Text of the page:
Delegating tasks to workers inspires them to believe in themselves and their abilities. Leaders must train team members to take the initiative in unplanned situations and reward them when they do. People feel more responsibility and ownership over things that have been placed in their hands. Leaders can begin by assigning smaller tasks and then iterating the scope of what is delegable or not.
Of course, this poses a certain degree of risk, but the risk can be minimized by providing guidelines for handling such situations. Besides, the reward of having smarter and more productive employees is far higher and more profitable for the organization than the potential risk.
5. Request and accept feedback
Gallup found that only 47% of employees receive some sort of feedback from their managers in a year. And 26% of employees say that feedback helps them improve their performance. Ask questions to find out how the policies and projects of the organization are affecting the workers. But apart from asking, a good leader must pay attention to workers' attitudes like level of participation during meetings, repeated complaints, suggestions, side comments, moods, etc., and take cues from them to improve working conditions.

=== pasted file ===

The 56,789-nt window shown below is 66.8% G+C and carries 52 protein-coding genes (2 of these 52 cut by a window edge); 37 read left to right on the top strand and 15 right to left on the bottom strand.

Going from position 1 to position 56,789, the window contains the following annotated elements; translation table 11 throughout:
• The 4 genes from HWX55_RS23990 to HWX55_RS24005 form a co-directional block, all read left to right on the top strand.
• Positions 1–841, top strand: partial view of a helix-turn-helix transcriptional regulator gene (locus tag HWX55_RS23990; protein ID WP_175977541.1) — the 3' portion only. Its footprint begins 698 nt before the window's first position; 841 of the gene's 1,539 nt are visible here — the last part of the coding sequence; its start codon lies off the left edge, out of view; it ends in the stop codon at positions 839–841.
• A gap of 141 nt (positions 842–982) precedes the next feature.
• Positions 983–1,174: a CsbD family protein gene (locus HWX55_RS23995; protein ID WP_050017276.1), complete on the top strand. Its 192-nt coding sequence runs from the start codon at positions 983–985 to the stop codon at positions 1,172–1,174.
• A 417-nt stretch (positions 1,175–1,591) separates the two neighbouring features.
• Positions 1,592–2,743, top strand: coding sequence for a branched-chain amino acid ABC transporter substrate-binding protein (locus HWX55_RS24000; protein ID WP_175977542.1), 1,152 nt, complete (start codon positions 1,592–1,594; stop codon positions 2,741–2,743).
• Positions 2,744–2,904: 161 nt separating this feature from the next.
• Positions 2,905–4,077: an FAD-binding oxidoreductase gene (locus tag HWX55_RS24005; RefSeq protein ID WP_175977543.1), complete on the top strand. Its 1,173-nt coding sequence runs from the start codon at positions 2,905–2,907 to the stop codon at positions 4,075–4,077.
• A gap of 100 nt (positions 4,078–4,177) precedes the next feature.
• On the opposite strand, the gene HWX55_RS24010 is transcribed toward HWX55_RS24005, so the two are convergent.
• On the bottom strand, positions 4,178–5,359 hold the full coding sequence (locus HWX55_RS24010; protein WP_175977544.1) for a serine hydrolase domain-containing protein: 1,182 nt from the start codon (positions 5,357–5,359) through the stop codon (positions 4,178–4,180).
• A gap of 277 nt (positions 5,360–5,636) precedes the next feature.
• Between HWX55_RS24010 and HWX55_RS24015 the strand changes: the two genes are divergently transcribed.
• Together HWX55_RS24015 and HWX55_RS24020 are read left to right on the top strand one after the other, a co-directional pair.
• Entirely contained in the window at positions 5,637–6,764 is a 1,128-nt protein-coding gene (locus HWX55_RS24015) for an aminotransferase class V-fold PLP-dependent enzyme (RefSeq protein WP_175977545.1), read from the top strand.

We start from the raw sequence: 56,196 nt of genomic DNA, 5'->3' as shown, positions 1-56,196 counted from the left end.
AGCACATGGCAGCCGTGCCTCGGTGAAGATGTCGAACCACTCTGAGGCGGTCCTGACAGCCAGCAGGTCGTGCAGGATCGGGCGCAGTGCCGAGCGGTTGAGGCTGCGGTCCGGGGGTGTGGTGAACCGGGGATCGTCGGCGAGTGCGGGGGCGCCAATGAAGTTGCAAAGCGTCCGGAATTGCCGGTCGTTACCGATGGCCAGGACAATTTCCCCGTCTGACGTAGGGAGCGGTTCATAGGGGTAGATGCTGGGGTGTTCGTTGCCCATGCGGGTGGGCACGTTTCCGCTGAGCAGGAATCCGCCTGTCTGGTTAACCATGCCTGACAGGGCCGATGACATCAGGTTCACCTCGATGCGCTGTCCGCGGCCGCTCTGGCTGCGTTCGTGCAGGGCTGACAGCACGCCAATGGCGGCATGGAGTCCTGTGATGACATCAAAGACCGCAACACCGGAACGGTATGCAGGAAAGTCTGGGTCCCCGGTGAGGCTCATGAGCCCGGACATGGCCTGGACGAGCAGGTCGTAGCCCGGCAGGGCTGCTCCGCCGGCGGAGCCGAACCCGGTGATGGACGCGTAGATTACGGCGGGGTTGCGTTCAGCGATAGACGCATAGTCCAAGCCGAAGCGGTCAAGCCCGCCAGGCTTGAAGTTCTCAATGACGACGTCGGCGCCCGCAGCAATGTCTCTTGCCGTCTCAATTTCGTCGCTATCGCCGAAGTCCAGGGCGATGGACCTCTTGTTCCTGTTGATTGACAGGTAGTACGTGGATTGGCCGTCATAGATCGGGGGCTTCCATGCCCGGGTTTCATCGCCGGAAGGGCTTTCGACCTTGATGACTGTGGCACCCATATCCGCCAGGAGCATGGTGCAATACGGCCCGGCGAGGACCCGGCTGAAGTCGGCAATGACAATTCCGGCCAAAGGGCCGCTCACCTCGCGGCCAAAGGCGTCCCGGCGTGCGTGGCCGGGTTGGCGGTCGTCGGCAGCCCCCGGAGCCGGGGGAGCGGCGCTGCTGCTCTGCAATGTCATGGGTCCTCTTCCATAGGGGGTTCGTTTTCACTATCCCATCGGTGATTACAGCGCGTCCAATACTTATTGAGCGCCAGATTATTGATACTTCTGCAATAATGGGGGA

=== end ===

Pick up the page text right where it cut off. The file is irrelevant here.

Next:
Personnel must have the opening to raise concerns about work methods and challenges and have these issues empathetically addressed by the management. Regular review meetings can help with this. While these meetings are formal, a few out-of-office locations can benefit the team.
Workee encourages a culture of accountability
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Workee is an all-purpose business management software suitable for independent professionals and freelancers. The Workee tool is a suite of functions that enables you to automate vital business management processes, allowing you the time to focus on the core aspects of business delivery.